Tribes with Flags: A Dangerous Passage through the Middle East
Tribes with Flags: A Dangerous Passage Through the Middle East
For 62 days in 1987, American journalist Charles Glass disappeared down one of Beirut’s notorious black holes. Kidnapped by pro-Iranian militants who falsely accused him of spying for the CIA, Glass became another pawn in Lebanon’s interminable warfare between Christians and Muslims, Sunnis and Shiites, Syrians and Lebanese, Israelis and Palestinians, each against all.
Still, as Glass recalls in his new book, Tribes with Flags: A Dangerous Passage through the Middle East, he never lost hope. While his impious young Shiite captors guzzled whiskey and described their passion for the music of Madonna, the journalist persistently tried to escape. He chipped , at a wall with a small metal spike; he wrote messages on scraps of paper using his blood for ink; with his fingernails he etched the words ”help, hostage” on an apricot and pitched it out a window.
Finally, through a combination of luck and cold-blooded guile, Glass managed to slip off his shackles and run away. The story is a thrilling one. It also suggests an intelligence and daring otherwise lacking in this strangely listless book.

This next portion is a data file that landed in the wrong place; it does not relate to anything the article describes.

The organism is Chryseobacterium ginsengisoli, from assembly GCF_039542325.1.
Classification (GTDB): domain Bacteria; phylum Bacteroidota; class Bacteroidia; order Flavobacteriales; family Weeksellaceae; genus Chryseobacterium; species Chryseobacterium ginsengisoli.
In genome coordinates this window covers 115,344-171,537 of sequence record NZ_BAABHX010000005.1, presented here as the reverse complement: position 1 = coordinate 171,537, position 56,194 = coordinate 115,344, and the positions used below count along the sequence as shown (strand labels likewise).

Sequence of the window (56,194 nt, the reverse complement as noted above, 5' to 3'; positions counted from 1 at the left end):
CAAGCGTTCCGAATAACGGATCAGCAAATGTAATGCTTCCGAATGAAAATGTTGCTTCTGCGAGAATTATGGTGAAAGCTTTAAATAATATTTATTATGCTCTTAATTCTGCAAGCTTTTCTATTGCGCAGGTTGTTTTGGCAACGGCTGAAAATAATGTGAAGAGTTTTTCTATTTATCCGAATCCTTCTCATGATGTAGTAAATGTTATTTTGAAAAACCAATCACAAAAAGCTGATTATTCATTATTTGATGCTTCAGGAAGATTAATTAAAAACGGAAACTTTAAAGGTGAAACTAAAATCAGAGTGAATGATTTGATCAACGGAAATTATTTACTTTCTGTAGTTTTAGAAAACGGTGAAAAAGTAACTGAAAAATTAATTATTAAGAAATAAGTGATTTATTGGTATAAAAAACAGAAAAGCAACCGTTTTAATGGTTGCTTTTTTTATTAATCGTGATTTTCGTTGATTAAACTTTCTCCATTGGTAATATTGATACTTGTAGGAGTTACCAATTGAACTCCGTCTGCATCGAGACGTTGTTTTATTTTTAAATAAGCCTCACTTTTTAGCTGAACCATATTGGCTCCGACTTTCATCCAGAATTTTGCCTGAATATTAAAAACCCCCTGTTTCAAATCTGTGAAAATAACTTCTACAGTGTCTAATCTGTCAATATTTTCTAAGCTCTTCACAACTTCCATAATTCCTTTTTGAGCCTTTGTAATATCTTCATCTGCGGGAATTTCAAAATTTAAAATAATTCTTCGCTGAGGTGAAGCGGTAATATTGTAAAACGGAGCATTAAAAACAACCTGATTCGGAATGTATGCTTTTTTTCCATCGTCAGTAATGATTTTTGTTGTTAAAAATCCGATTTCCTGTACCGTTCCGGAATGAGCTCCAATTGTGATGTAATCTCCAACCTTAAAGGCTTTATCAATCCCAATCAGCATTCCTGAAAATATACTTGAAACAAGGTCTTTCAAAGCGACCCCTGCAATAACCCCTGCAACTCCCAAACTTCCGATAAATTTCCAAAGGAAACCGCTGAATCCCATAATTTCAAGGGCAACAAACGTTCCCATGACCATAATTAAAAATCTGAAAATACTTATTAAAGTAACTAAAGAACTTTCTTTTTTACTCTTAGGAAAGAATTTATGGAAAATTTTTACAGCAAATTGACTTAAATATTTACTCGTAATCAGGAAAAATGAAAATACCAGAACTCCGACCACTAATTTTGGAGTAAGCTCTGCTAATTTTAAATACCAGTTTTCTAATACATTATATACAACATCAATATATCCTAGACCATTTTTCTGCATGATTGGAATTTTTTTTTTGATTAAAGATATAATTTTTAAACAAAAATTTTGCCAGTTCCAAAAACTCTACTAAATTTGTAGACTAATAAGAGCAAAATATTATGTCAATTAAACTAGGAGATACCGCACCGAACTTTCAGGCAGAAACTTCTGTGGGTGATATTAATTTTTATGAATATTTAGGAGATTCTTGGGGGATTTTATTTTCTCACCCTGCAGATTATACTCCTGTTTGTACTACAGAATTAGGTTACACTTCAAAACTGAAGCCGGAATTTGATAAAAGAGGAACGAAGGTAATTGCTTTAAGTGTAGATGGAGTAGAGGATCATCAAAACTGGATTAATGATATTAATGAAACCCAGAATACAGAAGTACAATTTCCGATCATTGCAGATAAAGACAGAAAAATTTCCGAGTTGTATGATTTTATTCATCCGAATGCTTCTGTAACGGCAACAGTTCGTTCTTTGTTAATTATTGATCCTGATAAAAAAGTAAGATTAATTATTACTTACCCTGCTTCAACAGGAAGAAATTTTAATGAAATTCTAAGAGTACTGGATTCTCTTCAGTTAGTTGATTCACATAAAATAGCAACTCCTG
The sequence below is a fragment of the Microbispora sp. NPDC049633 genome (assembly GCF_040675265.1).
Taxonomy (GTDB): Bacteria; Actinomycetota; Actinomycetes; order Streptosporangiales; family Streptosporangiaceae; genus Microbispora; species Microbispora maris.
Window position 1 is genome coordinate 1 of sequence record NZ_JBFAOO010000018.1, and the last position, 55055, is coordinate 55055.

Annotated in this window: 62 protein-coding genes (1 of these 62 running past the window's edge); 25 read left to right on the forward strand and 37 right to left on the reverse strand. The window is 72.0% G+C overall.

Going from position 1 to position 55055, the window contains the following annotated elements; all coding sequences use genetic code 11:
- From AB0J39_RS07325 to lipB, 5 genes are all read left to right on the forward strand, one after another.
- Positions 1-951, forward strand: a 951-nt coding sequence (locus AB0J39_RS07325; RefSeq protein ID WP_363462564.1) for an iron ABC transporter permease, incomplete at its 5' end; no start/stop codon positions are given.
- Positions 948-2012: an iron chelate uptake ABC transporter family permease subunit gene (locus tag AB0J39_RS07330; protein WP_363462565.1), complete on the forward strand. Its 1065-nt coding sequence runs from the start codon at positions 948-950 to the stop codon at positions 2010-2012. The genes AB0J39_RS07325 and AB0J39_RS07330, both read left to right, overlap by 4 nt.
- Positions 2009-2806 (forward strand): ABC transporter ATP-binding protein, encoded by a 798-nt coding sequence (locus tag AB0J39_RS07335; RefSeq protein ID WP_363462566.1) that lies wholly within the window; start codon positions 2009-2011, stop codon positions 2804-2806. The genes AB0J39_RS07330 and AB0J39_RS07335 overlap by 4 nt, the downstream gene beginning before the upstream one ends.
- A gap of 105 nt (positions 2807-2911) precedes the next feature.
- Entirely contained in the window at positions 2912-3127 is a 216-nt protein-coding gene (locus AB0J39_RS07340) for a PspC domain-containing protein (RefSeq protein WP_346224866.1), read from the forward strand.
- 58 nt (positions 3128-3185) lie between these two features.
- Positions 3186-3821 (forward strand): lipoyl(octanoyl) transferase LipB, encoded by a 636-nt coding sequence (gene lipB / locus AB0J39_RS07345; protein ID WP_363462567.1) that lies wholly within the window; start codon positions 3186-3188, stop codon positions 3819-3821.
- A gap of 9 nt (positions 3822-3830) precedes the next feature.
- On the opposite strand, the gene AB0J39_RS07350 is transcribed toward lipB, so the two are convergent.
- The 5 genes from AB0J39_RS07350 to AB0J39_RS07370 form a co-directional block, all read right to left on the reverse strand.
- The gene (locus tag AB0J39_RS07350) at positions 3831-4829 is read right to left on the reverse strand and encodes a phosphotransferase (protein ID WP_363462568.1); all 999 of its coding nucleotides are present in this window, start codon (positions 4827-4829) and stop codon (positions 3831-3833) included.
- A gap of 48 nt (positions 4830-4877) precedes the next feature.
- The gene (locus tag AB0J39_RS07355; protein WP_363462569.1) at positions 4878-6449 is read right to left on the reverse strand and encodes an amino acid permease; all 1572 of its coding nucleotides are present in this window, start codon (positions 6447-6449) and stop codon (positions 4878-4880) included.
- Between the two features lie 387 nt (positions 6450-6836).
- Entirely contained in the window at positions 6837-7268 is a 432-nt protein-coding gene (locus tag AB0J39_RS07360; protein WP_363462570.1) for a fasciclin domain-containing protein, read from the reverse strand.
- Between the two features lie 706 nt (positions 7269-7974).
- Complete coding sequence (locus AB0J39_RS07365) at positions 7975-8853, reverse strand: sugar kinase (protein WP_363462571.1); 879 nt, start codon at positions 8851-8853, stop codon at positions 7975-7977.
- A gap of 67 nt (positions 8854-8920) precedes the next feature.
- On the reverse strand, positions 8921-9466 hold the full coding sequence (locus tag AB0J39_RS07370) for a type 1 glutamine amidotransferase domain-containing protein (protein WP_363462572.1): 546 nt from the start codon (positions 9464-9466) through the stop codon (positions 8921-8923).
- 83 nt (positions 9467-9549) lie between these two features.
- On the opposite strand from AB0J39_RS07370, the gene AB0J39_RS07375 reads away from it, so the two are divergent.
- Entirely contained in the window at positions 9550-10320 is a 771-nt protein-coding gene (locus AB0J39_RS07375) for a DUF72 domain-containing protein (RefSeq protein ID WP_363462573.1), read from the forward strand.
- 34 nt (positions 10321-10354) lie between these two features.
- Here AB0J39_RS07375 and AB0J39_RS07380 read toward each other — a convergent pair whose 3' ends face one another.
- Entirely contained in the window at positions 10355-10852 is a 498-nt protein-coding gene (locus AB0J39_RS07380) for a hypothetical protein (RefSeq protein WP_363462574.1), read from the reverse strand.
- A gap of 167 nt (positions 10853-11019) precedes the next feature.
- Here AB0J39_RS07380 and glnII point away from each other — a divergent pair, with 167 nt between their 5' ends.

A veteran correspondent for ABC News, Glass had returned to the Middle East to ”tell a simple story of a journey by land,” retracing the steps of such predecessors as Gerard de Nerval and Lawrence of Arabia. At the time of his kidnapping, he was midway through his odyssey. As if to prove that the abduction left no scars, he has chosen to go ahead with the travelogue — but the depressive monotony of his prose suggests an untold story that is anything but simple.
Though Glass makes surprisingly little of the fact, his roots in the region run deep: His maternal grandmother, a Maronite Catholic, was born in the Lebanese village of Zgharta. Family history and personal experience ought to have given him a unique opportunity to make some sense of a bewildering part of the world. When violence between warring Christian families in Zgharta breaks out while Glass is visiting relatives there, he recalls laconically that his grandmother’s father died in just such a feud decades earlier.
But he doesn’t pause to ponder the implications. If families in a mountain village can’t live together in peace, how will Muslims and Christians, Arabs and Jews?
Tied and blindfolded on his first day of captivity, Glass is forced momentarily to drop his pose of macho sangfroid and mull over what had happened in Lebanon: ”Why were its people destroying themselves? What had turned young boys into murderers and kidnappers? And why had I returned? What brought me back?” Finishing this dogged but disappointing account, one thing is painfully clear: Three years and one long book later, Charles Glass has yet to find the answers.